How will I keep my ears from bleeding due to the constant chatter and running commentaries?

How will I keep us all from going completely bonkers and not killing each other? (After all, I can only spend so much money on Pokemon cards, dudes.)

More importantly, how will I keep the neighbors from calling CYS when I lose my shit ALREADY at 730 in the morning?

Sunday, June 08, 2008

"...but I ain't up to my baby tonight, 'cause it's too darn hot!"*

Rules for the wading pool

Do not put your peanut butter and jelly sandwich in the water.

Do not dump your glass of lemonade in the water.

Or throw it at your brother.

Grapes do not float. Do not put them in the wading pool.

Pretzels do float. Do not put them in the wading pool.

You must keep your swim trunks/swim diaper on at all times.

Preferably covering your butt crack.

Do not try to balance your book on the side of the wading pool.

Do not try to lift one side (or the other) of the wading pool.

Do not throw water at my car.

Do not scoop up soggy bits of peanut butter and jelly sandwich and fling it at my car.

Or your brother.

Do not hit your brother with your water pistol.

Do not throw your water pistol.

You know what, maybe the water pistols weren’t such a great idea.

Do not pee outside.

Do not pee on, near, or around your brother’s shoes.

Do not splash or throw or shoot water near your mom, who is holding the baby.

Note to mom: baby does not like to have feet dipped in ice cold water. Imagine.

Do not drink the pool water.

Do not pour cups of water down the front of your swim suit.

No one wants to see your errant willy.

Which, come to think of it, is a good piece of advice to generally live by.

"Too Darn Hot," from "Kiss Me Kate" (Cole Porter)

Friday, June 06, 2008

"The only time to eat diet food is while you're waiting for the steak to cook.”*

Is there anything more delicious than a freshly washed baby?

With a sprinkle of salt, and maybe a dab of butter?

Although, after reading Cormac McCarthy's horrifying and haunting The Road, I find myself somewhat reluctant to make my usual edible-baby jokes.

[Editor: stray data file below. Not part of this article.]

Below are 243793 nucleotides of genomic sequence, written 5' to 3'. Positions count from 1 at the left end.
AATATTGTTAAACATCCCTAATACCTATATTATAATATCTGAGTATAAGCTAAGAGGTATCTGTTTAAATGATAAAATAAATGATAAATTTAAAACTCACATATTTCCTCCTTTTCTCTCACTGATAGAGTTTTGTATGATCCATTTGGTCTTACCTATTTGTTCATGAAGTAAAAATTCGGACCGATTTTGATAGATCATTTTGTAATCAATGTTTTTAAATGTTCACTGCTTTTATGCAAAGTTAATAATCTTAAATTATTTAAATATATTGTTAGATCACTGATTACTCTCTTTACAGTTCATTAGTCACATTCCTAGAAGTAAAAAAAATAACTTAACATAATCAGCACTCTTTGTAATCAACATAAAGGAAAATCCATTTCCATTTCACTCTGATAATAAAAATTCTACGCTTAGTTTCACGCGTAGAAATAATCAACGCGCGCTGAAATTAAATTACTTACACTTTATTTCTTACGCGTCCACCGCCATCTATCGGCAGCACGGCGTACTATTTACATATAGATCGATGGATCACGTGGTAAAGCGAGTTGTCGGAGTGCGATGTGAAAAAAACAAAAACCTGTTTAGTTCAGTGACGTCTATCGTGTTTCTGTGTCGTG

Is it just me?


* Julia Child

Thursday, June 05, 2008

Tuesday, June 03, 2008

"Your own preoccupation is where you'll go."*

Finished my second John O'Farrell - The Best a Man Can Get - not as hilariously funny as May Contain Nuts but more emotional and eye-opening - and still amusing. He's a good, solidly clever writer.

I also finished the first Tess Monaghan detective story from Laura Lippmann. It was uneven (as the Amazon reviews said), but by the end, I liked Tess very much even if I found her as insanely exasperating as all her friends in the book do, and I promptly requested the next book from the library.

Love Walked In - Not at all what I expected. Truth be told, I'd avoided it forever, it was so ubiquitous(That STUPID cover with the cursive writing and the girl's legs...). But it's GOOD. Cornelia is a bit annoying at times until you get into the rhythm of her voice, but I feel almost instantly in love with Clare, and am devouring the book. Weirdly, I'd picked up the sequel at the library but instead decided to request and read the first one first. Good choice.

Now I have the sequel to anticipate.

Otherwise, we are crazy busy - t-ball and IEP meetings and end-of-year picnics.
Camp registration and signing up for swim lessons and pool tags.
Trying to step up my running (am up to 45 minutes).
Working on the house and trolling Craigslist for furniture we still need.
Working hard, editing, and fixing one monumental screw-up I made last week.

It doesn't look like my summer is gong to calm down any, but I'll try harder to be around here. I owe Jennifer Niesslein a review and I want to do an interview with her, and I owe a few nice editors reviews of advanced reader copies of various novels...and I miss you guys.

*"Gotta Get Away," Offspring